Turtle Island The Story of North America's First People

Eldon Yellowhorn, 1956-

Book - 2017

Discover the amazing story of the Indigenous peoples of the Americas from the end of the Ice Age to the arrival of the Europeans.

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Toronto ; Berkeley : Annick Press [2017]
Physical Description
116 pages : illustrations (some color), color maps ; 25 cm
Includes bibliographical references and index.
Main Author
Eldon Yellowhorn, 1956- (author)
Other Authors
Kathy Lowinger (author)
Review by School Library Journal Review

Gr 4-7-The multifaceted history of the Indigenous peoples of North American before and after European contact is made accessible in a well-written, fluid narrative complemented by appealing graphics. The author tells the history of Turtle Island with a rich blend of archeology, oral tradition, prophesies, and so much more to discuss the evolution of the first peoples from Canada through Mexico. Engaged Engaged readers' will often be prompted to consider their responses to scenarios, situations and settings beyond their daily experiences. The text provides a balanced retelling of tragic encounters that occur when cultures clash, war ensues, and the result is loss; it also does not shy away from discussions about destruction of Aztec codices, diseases that ravaged and destroyed Indigenous families, or assimilation policies that established boarding schools. Yet despite the devastation, the underlying theme is one of the resilience of Indigenous people. The book closes with mention of the Native America Apology Resolution signed by President Obama and Canada's Truth and Reconciliation Commission study of the impact of residential schools. Throughout the text are concise sidebars that discuss Indigenous sports, inventions, science, art, technology, literature, and notables past and present. -VERDICT Highly recommended for middle to high school collections for its innovative, nonstereotypical, and engaging approach to the history of Indigenous peoples in North America.-Naomi Caldwell, Alabama State University, Montgomery © Copyright 2017. Library Journals LLC, a wholly owned subsidiary of Media Source, Inc. No redistribution permitted.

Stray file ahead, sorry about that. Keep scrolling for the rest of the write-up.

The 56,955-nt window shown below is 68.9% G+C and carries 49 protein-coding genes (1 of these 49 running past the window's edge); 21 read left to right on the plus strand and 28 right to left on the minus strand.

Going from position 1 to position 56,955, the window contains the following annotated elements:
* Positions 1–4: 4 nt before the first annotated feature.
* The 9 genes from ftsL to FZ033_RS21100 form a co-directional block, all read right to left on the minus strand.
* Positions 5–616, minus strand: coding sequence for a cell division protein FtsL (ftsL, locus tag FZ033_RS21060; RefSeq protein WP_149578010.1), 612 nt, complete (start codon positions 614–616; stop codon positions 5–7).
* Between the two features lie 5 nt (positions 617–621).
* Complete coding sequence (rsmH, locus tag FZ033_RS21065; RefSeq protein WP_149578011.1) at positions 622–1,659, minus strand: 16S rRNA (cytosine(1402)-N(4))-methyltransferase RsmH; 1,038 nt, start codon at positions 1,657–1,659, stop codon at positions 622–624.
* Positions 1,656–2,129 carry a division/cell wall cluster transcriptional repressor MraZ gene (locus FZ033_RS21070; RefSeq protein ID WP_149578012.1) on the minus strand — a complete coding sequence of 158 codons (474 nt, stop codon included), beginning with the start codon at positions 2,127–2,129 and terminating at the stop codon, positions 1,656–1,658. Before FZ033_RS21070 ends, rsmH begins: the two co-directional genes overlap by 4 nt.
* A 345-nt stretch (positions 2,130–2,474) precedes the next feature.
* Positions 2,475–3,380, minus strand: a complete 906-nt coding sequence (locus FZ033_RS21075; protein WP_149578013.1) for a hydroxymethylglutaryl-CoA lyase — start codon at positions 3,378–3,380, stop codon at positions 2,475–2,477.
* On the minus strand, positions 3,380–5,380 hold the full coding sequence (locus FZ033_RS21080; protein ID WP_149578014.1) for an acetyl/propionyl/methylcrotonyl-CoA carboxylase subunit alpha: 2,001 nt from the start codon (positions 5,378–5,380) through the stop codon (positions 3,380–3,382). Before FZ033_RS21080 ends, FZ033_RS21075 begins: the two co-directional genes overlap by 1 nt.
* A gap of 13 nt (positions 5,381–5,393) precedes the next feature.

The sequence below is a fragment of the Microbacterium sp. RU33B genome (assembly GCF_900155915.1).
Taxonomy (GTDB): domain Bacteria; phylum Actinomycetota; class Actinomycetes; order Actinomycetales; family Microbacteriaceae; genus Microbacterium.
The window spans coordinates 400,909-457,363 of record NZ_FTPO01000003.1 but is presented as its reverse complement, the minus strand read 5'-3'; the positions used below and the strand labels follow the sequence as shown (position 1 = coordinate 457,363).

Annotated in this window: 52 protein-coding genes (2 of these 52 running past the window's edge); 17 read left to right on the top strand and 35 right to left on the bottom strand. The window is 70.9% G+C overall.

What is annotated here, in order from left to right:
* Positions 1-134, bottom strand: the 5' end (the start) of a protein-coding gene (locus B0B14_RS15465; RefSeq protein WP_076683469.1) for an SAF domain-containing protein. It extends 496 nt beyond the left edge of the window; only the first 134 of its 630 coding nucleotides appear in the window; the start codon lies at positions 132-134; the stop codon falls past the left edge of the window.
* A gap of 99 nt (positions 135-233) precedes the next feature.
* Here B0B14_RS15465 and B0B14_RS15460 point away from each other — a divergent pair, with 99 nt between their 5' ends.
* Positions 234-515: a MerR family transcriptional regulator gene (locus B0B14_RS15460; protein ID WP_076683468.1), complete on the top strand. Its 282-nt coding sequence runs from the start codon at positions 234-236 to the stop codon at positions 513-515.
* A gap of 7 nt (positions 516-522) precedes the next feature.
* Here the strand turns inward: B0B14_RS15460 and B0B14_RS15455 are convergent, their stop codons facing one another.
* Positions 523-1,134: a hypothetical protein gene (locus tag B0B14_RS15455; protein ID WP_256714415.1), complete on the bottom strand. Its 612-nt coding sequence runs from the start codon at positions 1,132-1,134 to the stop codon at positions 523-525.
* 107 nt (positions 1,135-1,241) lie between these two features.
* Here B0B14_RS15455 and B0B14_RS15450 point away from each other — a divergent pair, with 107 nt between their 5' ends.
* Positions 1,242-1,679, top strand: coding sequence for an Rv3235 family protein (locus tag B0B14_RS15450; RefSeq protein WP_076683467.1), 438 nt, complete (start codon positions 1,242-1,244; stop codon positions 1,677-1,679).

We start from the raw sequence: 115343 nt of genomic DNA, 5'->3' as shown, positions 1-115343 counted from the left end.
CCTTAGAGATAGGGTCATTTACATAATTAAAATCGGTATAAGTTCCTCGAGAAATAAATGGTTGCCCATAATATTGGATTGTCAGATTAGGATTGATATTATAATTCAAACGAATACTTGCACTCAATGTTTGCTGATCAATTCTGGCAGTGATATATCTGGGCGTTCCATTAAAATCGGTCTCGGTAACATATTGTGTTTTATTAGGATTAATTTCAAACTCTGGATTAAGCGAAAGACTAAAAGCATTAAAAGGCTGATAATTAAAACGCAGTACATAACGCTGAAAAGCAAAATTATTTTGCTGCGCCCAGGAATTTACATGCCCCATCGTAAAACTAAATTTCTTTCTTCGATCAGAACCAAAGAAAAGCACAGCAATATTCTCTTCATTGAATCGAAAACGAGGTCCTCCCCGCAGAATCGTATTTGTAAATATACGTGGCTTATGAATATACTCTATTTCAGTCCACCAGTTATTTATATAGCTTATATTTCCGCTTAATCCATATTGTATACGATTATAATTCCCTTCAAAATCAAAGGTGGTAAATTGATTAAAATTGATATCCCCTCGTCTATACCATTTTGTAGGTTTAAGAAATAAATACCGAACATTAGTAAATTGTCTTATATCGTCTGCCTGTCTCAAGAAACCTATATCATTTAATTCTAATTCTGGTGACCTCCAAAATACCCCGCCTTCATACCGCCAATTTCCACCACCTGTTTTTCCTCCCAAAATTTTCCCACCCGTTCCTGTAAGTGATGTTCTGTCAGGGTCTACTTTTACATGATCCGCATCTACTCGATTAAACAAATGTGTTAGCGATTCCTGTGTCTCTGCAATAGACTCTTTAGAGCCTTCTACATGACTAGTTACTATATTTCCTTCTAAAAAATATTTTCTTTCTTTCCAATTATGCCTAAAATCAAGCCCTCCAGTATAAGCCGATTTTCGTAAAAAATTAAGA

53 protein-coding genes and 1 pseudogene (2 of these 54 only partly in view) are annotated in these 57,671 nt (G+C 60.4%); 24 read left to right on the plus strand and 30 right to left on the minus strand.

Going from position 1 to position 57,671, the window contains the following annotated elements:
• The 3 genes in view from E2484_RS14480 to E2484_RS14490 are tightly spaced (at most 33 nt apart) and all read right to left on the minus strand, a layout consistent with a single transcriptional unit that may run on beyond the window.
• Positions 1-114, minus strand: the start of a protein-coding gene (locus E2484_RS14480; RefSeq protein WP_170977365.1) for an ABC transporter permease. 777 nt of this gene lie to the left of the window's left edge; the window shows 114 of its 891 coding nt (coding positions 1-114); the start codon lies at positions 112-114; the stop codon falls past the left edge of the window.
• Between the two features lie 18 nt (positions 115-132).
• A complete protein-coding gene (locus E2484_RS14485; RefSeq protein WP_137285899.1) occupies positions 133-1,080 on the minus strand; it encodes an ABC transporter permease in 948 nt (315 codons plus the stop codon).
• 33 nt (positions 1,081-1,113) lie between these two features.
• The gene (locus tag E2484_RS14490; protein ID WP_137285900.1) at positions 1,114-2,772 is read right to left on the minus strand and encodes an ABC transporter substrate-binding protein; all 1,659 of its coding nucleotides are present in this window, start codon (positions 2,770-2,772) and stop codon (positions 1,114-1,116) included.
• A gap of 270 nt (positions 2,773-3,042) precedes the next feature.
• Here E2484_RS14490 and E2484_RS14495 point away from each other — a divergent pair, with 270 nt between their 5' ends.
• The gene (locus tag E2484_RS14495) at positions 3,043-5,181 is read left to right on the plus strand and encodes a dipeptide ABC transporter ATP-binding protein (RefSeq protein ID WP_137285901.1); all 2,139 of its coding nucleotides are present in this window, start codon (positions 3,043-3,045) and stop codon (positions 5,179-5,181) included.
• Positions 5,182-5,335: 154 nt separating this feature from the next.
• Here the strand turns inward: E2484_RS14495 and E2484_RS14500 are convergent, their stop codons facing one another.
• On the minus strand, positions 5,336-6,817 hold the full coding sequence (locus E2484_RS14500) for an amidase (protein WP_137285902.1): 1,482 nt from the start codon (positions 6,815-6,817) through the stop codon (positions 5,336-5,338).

(c) Copyright Library Journals LLC, a wholly owned subsidiary of Media Source, Inc. No redistribution permitted. Review by Kirkus Book Review

A comprehensive overview of the Indigenous populations of North America from 100,000 years ago until the present in just over 100 pages is an ambitious undertaking. Happily, this one is surprisingly successful. A collaboration between Yellowhorn, a Piikani professor of First Nations Studies, and Lowinger, a white children's author, the text engages readers through a variety of means: stories from different nations, straightforward scientific and historical information, and sections labeled "imagine," portraying slices of life in various times and places. From captivating origin tales to mind-boggling advances in archaeological technology, there is a little something here for everyone, with stock images that complement the text. It is a pity that the final chapter on modern times was not fleshed out more, leaving out much Native political and environmental activism from the 1960s to the present day as well as continuing struggles over demeaning sports team names and mascots. The list of notable people skews heavily toward men (where are Maria Tallchief and Louise Erdrich?). Oddly, this chapter also consistently refers to Indigenous people as "they" rather than "we," depriving young Native readers of a more intimate reading experience. Overall, the book offers an appealing introduction to the diverse nations and remarkable resilience of the original inhabitants of this continent and is likely to inspire respect, pride, and a desire to learn more. (maps, sources, further reading, index not seen) (Nonfiction. 8-12) Copyright Kirkus Reviews, used with permission.

Copyright (c) Kirkus Reviews, used with permission.